I took Thursday off from everything except goofing off with Cheryl! Though we had a near-crisis when we got home from picking up lunch at Lebanese Taverna and discovered three separate screw-ups (grape leaves never even included in the order, plain hummus missing, hummus with veggies replaced by hummus with meat that neither of us eats), then were told when I called that they had no record of the transaction even though I had an order number and credit card receipt, took dropping the name of the marketing director to get the manager to stop jerking me around. Meanwhile Cheryl and I were watching Rough Magic, in which Bridget Fonda is fun, Russell Crowe is awesome, and the storyline is total crack, and Flushed Away, which Cheryl had never seen and Hugh Jackman as a rat who sings and parodies Disney is really a must-see.

Paul came home just as the second movie was ending, after which we all went to take a walk in Cabin John Park at Locust Grove to see the changing leaves whose peak we mostly missed while we were in Los Angeles. On the way home, we stopped at the produce stand near my house to get a pumpkin, whose season we also mostly missed -- they only had the huge $16-$20 ones left (the food store yesterday only had the tiny $8-$10 ones left, and we had no time to get to an orchard before tomorrow). Then we all watched the Carrey-Oldman-Firth A Christmas Carol (wrong season, I know, but it has ghosts) before Cheryl had to go. After a quick dinner, Paul and I watched Gracepoint and rejoiced over the return of Elementary, though I must admit I liked the villain in the premiere better than the new regular.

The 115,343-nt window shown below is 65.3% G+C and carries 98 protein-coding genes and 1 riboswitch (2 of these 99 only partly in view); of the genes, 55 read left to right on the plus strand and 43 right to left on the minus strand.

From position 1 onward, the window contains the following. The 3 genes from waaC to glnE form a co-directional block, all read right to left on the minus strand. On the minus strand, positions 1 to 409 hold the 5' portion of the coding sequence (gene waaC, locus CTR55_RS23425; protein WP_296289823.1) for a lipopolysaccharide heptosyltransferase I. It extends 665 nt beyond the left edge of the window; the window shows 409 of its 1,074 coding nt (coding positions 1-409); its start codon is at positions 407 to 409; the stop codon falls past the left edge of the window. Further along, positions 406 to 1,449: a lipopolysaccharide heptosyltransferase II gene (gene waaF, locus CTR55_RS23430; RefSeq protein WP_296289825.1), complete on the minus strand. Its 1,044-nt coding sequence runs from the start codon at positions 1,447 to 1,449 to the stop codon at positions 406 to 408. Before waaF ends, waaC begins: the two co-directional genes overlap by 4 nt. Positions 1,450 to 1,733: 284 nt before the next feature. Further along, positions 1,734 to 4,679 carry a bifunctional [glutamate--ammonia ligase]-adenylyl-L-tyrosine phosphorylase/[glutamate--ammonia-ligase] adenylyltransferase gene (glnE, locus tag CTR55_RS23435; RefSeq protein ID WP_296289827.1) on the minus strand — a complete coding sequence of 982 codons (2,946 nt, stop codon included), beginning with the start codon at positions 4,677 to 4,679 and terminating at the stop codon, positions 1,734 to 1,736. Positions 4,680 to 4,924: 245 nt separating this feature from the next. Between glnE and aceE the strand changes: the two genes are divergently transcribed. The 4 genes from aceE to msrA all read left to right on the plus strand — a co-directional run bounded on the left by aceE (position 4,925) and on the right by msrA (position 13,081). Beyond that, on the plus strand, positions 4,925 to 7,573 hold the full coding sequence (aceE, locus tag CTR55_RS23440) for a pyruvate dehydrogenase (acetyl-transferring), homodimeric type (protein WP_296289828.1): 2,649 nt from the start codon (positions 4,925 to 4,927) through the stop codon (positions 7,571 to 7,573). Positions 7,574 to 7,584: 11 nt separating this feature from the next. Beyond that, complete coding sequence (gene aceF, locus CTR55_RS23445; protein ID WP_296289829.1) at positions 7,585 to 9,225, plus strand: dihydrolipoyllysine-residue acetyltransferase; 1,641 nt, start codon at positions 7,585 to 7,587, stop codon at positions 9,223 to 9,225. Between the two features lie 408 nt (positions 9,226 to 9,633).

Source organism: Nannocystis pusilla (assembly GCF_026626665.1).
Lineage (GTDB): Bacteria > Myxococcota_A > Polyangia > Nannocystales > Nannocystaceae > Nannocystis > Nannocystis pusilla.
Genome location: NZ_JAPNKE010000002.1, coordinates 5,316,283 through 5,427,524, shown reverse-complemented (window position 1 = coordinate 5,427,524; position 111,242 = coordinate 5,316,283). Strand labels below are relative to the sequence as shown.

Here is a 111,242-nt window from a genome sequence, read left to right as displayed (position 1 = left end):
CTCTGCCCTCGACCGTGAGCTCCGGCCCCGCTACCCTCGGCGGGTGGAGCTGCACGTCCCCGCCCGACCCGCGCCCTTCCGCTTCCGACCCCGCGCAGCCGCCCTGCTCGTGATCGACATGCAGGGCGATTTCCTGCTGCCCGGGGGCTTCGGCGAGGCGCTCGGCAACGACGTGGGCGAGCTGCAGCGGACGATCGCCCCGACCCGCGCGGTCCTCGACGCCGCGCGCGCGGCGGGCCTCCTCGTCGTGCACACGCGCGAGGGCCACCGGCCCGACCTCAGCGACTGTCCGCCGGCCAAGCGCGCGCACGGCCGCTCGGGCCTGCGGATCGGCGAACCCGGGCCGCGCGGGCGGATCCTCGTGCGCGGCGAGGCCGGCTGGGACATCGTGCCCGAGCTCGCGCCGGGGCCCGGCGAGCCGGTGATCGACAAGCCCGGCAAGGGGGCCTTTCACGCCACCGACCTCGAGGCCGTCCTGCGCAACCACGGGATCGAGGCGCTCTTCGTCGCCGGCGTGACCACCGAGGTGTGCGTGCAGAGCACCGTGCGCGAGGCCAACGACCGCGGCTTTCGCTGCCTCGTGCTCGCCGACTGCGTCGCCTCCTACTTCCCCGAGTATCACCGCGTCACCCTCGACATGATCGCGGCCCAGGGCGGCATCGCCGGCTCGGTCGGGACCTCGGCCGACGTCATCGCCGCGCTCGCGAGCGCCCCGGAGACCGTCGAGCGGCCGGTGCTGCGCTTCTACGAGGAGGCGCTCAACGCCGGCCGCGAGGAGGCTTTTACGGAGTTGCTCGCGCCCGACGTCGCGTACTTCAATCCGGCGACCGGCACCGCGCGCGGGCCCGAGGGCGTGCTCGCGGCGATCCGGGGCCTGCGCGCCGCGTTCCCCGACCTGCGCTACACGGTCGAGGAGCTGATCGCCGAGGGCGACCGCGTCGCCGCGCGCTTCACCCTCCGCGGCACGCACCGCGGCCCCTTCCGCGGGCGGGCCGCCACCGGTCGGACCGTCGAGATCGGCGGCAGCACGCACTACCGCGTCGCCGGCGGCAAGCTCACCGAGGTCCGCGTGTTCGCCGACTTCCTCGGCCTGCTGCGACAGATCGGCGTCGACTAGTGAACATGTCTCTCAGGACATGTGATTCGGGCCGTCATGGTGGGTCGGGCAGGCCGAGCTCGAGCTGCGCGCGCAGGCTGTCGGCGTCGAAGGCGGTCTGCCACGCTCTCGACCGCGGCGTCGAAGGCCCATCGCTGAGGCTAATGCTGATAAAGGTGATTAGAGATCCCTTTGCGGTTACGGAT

Thursday, October 30, 2014

Poem for Thursday and California Beach

Self-Portrait as Letter Addressed to Self
By J. Michael Martinez


Someday, across glacier, a green horse will ride toward you; despite steam rising from heavy breath, you'll touch its snout.

When you paired a person's gait to signature, what lilt signed your step? What tautology, what tense was this body's hypothesis?